Rest in peace my dear friend. You will never be forgotten. I bought you with all the savings I had. I remember how scared I was in the store to buy you and how excited I was to bring you home. It was most nights that year that I lit a kerosene lamp, got high, and we got together. A year later I had my first album. I’m sad to accept that this work has disappeared from existence upon your sale to a church in Ashland, Oregon. Triton, you were a trusted and reliable friend. I hope you are making others as happy as you made me. Rest in peace, Triton.
While living in Portland, Oregon I became excited about creating music with VOCALOID, a voice synthesis technology and software developed by Yamaha that basically sounds like Japanese robots singing. It’s so weird and fun. Unfortunately, at the time it was not supported for OSX and I chose not to adapt to Windows for the adventure. But, I found UTAU - a similar technology. So I figured out the basics and fumbled with the Japanese keybed and commands until I was able to fish out this vocal. I made this track in a hour, and years later it remains the only time in which I’ve found fruition in the little pocket of inspiration. Every time I visit this song, it reminds me of a dormant rainbow. I will visit the robots again.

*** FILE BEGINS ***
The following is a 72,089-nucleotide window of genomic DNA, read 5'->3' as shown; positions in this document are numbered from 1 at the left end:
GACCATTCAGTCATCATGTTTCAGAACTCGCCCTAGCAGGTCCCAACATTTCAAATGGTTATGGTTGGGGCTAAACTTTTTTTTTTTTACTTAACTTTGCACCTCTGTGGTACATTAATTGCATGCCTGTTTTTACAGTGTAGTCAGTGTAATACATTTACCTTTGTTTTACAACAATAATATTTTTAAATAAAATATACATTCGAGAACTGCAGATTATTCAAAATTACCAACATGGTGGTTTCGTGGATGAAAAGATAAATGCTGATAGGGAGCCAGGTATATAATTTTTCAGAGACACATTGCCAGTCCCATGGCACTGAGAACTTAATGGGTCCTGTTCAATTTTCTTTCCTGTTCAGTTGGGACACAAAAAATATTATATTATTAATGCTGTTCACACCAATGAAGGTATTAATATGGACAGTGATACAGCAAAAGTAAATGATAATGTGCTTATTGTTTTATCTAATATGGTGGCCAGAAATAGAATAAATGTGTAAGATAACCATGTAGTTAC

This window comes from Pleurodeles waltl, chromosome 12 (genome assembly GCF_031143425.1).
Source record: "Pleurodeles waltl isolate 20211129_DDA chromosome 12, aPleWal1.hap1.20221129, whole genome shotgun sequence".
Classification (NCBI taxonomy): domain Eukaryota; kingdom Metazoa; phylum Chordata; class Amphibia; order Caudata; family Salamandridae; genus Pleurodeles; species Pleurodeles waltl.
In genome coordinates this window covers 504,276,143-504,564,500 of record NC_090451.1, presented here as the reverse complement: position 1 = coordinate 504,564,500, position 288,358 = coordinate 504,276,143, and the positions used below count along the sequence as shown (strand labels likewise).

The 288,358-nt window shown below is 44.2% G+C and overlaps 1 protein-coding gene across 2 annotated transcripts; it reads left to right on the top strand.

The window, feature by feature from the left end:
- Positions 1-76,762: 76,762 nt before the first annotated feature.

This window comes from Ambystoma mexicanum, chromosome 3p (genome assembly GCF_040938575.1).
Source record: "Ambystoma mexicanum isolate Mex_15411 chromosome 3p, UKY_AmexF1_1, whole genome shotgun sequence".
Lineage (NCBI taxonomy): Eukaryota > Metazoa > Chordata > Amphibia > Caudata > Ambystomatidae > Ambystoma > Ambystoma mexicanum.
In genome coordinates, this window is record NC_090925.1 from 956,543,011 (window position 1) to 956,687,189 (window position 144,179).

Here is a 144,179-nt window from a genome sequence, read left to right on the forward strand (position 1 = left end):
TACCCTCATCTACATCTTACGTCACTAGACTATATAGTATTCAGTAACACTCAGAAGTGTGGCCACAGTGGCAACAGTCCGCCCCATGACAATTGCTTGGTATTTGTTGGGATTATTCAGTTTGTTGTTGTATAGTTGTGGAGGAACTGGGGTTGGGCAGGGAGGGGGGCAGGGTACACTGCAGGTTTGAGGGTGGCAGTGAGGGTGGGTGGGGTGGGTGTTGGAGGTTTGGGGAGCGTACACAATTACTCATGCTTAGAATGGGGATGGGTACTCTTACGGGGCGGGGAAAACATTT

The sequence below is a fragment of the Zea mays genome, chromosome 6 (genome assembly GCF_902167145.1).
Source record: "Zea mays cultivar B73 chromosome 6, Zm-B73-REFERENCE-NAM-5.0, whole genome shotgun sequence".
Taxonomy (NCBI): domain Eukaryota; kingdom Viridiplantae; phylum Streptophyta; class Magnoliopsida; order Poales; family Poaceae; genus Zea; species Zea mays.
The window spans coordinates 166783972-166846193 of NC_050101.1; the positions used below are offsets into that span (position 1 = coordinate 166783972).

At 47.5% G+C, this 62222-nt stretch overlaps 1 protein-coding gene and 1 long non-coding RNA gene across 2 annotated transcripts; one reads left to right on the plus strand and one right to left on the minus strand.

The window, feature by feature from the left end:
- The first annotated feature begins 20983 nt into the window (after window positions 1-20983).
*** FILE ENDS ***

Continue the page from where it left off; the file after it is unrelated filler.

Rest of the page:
This track began as a TLC remix between Mapp and I.
Then, former boss and wizard film composer Andrew Gross and I decided to write a song. Andrew wrote and played piano, I produced, and we enlisted fantastic talent to sing the gospel hook. We had high hopes it would sell. Our best shot was hustling it to Macklemore’s producer.
A year or so later after producing the track with Andrew, his daughter Ariel helped me meet Steven Sogo, an amazing singer and bassist from Burundi. Steven wrote a beautiful vocal while on tour and was able to come and record in my home in South Pasadena. He sang the first verse in Ikirundi and the 2nd in Swahili. For me, a dream come true.
I made this in my yurt in Topanga Canyon. Townes Van Zandt will always be my North Star.
This was a moment in time where my good pal Govind and I decided to write some film music. We used what analog synths we had, while borrowing and warping samples from the Buchla master Todd Barton’s extensive library. The results were weird but I think pretty cool.
A friend brought over a CD of some music and sounds she liked. I made a song out of a quail.
These tracks are the beginning of a long and prosperous collaboration between me and my dude Mapp. We met in happenstance at a dinner party of an old friend of mine. Years, films, commercials, licenses, and art projects later, we’re still going strong. Swim Rap was one of the first tracks we worked on.
This was a great confluence of busters from different area codes getting together to write a pretty song. Christopher (Somniative) wrote the song and played guitar, Stella sang lead vocals, Garett sang back up, and I produced and mixed. I was too much of a judgemental perfectionist to get behind it then. Looking back now, that was silly.
The sun in you will grow again.
I made this in Prescott. I can’t remember whether it was on the floor of Nick Hardy’s apartment with my Triton or later at my home studio with Ableton Live. It was definitely during a time when I was obsessed with Bjork.